To use induction, as mentioned, we first check the base case :
true. So we state our induction hypothesis :
Then we would like to add some expression f(n) to each side such that:
there is another proof, which does not use induction (there is always more than one way to skin a cat, although a skinning knife is recommended).
suppose n is odd. then n = 2k+1. so n^2 = (2k+1)(2k+1) = 4k^2 + 4k + 1 = 2(2k^2 + 2k) + 1, so n^2 is odd.
then, n^2 + 5 is even, so n(n^2 + 5) is even.
on the other hand, if n is even, then so is n(n^2 + 5). so in all cases (n even or odd), n(n^2 + 5) is even. so 2 divides n(n^2 + 5).
now if 3 divides n, then both 2 and 3 divide n(n^2 + 5), so 6 must divide n(n^2 + 5), since 2 and 3 are relatively prime.
but...3 may not divide n. there are two ways this could happen:
n = 3k - 1, or n = 3k + 1. we will look at each, in turn.
if n = 3k - 1, then n(n^2 + 5) = (3k - 1)((3k - 1)^2 + 5) = (3k - 1)(9k^2 - 6k + 1 + 5)
= (3k - 1)(9k^2 - 6k + 6) = 3[(3k - 1)(3k^2 - 2k + 2)], so in this case, as well, 3 divides n(n^2 + 5).
if n = 3k + 1, then n(n^2 + 5) = (3k + 1)((3k + 1)^2 + 5) = (3k + 1)(9k^2 + 6k + 1 + 5)
= (3k + 1)(9k^2 + 6k + 6) = 3[(3k + 1)(3k^2 + 2k + 2)], which is certainly divisible by 3.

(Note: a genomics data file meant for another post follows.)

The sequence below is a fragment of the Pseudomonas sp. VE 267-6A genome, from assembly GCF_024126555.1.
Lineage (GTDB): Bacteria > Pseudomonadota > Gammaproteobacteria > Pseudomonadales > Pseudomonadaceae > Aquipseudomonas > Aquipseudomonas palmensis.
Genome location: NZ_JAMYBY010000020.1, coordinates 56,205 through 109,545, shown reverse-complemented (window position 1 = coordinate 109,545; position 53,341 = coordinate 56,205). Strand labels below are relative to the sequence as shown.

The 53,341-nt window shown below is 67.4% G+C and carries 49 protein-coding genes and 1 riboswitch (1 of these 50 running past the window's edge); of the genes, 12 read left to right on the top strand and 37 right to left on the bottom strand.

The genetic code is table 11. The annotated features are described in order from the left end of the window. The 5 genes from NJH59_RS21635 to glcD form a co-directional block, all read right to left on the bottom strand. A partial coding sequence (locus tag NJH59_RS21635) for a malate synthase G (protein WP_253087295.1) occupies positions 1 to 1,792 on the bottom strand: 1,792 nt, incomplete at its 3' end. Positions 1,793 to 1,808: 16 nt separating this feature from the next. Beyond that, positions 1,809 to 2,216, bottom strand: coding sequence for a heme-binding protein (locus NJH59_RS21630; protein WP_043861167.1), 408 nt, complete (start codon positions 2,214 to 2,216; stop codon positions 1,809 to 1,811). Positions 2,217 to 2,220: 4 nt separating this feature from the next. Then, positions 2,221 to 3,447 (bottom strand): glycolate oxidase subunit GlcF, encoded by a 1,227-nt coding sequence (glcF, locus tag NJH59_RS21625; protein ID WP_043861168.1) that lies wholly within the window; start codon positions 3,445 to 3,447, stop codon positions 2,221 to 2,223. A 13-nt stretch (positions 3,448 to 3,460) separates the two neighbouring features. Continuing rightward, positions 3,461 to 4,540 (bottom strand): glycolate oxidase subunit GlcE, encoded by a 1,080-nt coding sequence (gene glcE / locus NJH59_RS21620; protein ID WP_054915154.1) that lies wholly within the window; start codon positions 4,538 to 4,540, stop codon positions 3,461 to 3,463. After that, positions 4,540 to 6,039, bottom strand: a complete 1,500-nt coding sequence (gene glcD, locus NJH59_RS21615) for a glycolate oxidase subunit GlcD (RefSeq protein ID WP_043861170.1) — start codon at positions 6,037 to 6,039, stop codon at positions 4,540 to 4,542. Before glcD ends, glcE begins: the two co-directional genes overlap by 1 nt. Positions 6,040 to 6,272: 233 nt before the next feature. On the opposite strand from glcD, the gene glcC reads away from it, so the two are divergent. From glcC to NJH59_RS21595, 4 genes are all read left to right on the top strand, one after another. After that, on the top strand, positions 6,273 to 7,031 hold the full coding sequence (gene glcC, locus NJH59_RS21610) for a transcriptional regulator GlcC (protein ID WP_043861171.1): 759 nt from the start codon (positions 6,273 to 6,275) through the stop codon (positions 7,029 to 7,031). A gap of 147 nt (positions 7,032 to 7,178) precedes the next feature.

so, in all cases (no matter if n is even, or odd, a multiple of 3, one less than a multiple of 3, or 1 more than a multiple of 3),
n(n^2 + 5) is divisible by both 2 and 3, and so is divisible by 6.
(the astute reader will notice that the above proof can be simplified greatly using modular arithmetic).
Just for fun, we could begin with the non-homogeneous recurrence:
Subtracting (1) from (2) yields:
Subtracting (3) from (4) yields:
Subtracting (5) from (6) yields:
Now we have a homogeneous recurrence whose associated characteristic equation is:
We have the root r = 1 of multiplcity 4, thus, the closed-form for will take the form:
We now have the 3X3 system:
and we find:
Therefore, we have:
From (1), noting that the product of two consecutive integers is always even, we know is an integer.